To summarize, an active, but rather ill 95 year old farmer with advanced heart failure was referred to an academic medical center to start emergency dialysis. The author –a hospitalist– questioned the advisability of putting this patient on dialysis at all. It was unclear whether it would increase his life expectancy and there were concerns about quality of life tradeoffs (e.g., spending a couple days a week at the dialysis center), side effects and infections. After the hospital’s kidney team assessed the patient, the hospitalist’s recommendation not to start dialysis was contradicted. The hospitalist spoke with the patient and found he actually didn’t want to be on dialysis. He said:
“In my heart, I don’t want dialysis. I want to go home and be outside with my birds and animals. Please call my wife and tell her this. Thank you.”
Yet despite the hospitalist’s intercession, a variety of forces combined to push the patient to dialysis:
The wife seemed in favor of dialysis, to keep her husband busy some days so she could get back to work, and because a 65 year old relative was doing well on dialysis
The patient’s nephrologist back home thought it would be a good idea to start dialysis
The patient didn’t really feel he had a choice. He thought it was dialysis or death
Dialysis is fully covered by Medicare, and health care providers and suppliers earn substantial income from each patient
In this situation, even well-informed patients are likely to end up on dialysis even when they don’t really want to make that decision. From the author’s perspective:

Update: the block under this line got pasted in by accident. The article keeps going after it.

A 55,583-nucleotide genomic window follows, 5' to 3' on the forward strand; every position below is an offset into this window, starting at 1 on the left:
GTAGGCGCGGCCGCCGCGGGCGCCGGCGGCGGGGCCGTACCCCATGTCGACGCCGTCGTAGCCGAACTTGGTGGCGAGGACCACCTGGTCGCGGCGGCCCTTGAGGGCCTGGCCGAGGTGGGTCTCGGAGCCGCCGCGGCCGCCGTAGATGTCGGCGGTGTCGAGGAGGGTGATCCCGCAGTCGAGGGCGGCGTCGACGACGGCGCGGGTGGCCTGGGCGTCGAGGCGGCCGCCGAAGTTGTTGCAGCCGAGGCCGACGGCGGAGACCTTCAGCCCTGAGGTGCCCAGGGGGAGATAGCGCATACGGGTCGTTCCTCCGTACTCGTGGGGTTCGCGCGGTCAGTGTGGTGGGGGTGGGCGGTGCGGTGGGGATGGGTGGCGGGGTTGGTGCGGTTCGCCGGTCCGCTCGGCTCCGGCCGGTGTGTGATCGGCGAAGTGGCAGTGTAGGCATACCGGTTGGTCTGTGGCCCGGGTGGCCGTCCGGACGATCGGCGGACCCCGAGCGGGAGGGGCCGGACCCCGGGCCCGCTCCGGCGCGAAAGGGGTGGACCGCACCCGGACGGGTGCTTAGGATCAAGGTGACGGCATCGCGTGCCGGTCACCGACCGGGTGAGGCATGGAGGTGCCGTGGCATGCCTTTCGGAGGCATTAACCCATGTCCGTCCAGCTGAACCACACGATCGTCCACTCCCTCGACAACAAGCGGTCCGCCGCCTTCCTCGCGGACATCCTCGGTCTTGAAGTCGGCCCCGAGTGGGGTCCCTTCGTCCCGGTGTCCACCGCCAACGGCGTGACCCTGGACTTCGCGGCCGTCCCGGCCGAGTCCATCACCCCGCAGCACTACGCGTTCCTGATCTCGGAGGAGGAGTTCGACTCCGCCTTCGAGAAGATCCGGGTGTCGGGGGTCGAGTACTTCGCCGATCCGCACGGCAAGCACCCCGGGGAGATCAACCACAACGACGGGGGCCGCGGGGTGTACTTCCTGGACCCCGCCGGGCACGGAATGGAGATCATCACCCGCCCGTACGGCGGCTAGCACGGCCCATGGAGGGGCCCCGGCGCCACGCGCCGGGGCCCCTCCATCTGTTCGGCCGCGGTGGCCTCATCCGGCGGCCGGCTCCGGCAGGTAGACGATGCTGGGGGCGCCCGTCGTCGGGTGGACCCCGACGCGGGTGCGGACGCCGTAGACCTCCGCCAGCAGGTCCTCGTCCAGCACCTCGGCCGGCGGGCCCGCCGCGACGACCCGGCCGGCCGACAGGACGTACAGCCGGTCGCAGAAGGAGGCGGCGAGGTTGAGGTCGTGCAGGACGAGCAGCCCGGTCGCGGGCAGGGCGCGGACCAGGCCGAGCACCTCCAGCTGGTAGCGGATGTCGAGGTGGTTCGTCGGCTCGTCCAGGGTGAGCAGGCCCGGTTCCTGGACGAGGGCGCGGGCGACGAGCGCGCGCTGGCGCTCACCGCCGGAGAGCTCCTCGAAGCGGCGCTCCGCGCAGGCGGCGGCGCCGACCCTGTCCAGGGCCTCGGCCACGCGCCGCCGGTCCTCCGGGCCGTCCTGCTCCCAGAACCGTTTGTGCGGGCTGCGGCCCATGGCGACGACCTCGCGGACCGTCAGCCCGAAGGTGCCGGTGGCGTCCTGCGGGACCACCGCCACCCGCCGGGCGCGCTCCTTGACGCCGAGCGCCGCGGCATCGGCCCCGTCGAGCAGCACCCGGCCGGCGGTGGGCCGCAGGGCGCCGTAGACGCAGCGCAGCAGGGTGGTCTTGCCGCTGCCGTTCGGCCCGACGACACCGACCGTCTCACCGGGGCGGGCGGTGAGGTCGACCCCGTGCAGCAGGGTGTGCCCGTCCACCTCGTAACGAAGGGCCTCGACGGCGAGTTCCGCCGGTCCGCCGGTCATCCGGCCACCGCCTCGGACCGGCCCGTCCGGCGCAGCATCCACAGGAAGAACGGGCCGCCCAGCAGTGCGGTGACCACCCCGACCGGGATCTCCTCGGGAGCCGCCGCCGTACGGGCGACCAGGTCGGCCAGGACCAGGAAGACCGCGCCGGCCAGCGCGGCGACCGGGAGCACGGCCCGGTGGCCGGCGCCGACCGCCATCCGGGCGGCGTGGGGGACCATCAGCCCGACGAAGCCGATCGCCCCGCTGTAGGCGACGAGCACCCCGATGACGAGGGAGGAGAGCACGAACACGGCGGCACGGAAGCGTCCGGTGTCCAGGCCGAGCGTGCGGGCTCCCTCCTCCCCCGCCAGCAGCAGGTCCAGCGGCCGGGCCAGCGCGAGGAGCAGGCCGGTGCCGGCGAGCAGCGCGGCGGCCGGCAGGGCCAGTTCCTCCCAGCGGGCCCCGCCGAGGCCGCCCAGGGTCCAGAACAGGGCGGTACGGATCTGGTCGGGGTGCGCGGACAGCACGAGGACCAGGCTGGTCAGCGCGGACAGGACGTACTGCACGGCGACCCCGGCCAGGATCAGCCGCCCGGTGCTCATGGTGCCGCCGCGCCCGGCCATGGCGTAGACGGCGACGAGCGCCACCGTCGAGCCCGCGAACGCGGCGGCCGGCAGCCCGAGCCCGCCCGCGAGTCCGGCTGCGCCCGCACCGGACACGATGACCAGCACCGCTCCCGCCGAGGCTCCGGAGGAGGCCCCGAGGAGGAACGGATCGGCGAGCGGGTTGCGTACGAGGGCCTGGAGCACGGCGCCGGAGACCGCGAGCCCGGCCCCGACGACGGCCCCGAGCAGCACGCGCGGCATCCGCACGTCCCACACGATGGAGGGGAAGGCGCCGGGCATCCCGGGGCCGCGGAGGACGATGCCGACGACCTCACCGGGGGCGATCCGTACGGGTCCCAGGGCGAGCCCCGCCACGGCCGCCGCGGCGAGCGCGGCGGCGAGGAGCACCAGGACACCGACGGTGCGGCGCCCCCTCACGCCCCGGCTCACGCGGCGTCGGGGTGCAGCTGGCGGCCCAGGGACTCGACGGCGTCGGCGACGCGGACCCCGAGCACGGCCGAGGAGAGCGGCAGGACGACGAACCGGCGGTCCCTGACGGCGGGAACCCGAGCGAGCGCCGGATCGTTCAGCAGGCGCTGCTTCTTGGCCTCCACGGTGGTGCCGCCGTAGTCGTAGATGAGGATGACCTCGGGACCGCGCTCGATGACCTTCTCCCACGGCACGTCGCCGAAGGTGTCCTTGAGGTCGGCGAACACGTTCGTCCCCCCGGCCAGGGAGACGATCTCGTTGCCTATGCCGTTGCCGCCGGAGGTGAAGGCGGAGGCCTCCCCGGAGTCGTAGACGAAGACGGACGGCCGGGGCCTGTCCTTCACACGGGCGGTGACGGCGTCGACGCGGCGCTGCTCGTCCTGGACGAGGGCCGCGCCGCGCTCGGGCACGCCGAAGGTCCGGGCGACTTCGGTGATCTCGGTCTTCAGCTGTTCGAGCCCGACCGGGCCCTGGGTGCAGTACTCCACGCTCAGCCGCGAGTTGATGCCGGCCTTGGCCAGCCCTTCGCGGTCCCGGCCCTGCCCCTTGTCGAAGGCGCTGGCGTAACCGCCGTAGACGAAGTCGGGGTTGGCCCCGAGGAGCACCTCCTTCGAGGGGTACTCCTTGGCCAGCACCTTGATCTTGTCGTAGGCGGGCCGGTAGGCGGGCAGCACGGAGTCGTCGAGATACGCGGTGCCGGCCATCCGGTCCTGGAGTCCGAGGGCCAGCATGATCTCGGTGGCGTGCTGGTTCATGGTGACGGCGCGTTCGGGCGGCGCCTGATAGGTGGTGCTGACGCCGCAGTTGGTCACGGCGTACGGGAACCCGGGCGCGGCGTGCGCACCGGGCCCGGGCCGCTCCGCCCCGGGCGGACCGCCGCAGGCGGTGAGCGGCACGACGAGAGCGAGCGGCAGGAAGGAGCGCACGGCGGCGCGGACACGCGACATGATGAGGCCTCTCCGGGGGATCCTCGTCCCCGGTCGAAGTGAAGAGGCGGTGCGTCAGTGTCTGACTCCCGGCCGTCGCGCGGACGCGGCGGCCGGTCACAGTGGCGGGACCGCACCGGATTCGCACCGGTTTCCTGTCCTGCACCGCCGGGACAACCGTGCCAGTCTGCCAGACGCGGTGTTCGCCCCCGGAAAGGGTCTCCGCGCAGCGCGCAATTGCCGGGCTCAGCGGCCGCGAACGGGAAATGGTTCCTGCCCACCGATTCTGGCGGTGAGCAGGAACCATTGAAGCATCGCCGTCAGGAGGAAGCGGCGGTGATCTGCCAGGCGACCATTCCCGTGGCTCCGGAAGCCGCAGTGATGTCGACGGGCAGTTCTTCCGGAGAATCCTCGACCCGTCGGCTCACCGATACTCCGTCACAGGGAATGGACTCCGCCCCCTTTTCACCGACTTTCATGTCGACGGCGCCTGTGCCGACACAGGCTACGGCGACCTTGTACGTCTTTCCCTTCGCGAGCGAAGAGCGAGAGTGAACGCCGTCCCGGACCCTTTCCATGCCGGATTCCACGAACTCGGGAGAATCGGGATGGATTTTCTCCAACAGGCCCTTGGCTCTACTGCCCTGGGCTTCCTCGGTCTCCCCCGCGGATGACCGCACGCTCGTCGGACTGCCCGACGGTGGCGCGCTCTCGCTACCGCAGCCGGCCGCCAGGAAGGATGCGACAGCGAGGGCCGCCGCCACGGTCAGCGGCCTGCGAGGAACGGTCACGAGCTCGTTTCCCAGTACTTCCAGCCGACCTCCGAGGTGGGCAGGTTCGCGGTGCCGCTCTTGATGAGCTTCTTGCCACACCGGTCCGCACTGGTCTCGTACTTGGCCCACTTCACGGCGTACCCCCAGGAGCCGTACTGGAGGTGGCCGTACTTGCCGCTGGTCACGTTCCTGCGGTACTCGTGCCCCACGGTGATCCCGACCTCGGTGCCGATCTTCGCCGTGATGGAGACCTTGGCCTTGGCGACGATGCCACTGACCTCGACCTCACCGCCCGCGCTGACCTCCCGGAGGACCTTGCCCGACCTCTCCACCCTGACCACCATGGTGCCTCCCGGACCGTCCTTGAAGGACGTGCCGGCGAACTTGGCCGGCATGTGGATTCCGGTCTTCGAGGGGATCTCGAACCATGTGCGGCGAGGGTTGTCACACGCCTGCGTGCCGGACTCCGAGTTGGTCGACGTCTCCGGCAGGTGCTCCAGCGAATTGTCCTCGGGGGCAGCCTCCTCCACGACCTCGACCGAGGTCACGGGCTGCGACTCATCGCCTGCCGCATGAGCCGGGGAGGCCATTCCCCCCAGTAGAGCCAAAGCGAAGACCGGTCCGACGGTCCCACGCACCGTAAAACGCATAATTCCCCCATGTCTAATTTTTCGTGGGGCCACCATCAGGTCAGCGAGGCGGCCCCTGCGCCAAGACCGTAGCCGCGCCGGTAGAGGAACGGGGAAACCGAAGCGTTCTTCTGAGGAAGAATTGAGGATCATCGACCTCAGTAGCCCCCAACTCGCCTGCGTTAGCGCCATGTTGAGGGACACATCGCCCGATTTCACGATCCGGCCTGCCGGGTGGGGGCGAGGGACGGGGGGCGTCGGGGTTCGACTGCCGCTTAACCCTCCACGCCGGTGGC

The three days Mr. L spent in our hospital didn’t alter his ultimate course toward dialysis. In fact, it seemed as if his route there was preset… The discussions he had with me and the resident team had been just a detour, not turning away from dialysis as we’d thought, but coming back to the still-set route to treatment. The talks had simply triggered the system to “correct” for the “wrong” turn created by our conversations…
[T]he patient’s voice had been further drowned out by bossy backseat-driver voices from family, financial pressures, and the overall “always treat the disease” viewpoint of the health care system… Would he still have chosen dialysis had all the facts been communicated—and communicated differently—to him and his family?
Although the author is young, she does a good job of bringing in the historical perspective. “It wasn’t always this way,” she points out. When dialysis first became available it was a scarce resource, and hospital committees applied tight criteria to determine which subset of patients would be able to get the treatment. At that time there were plenty of patients who could have benefited from dialysis who didn’t receive it, but I bet there weren’t many who got dialysis who didn’t really need it.
I’m not advocating that we go back to the old system, but I do think we’ve swung too far in the other direction –to the point where excessive utilization is the default decision even when the patient isn’t pushing it.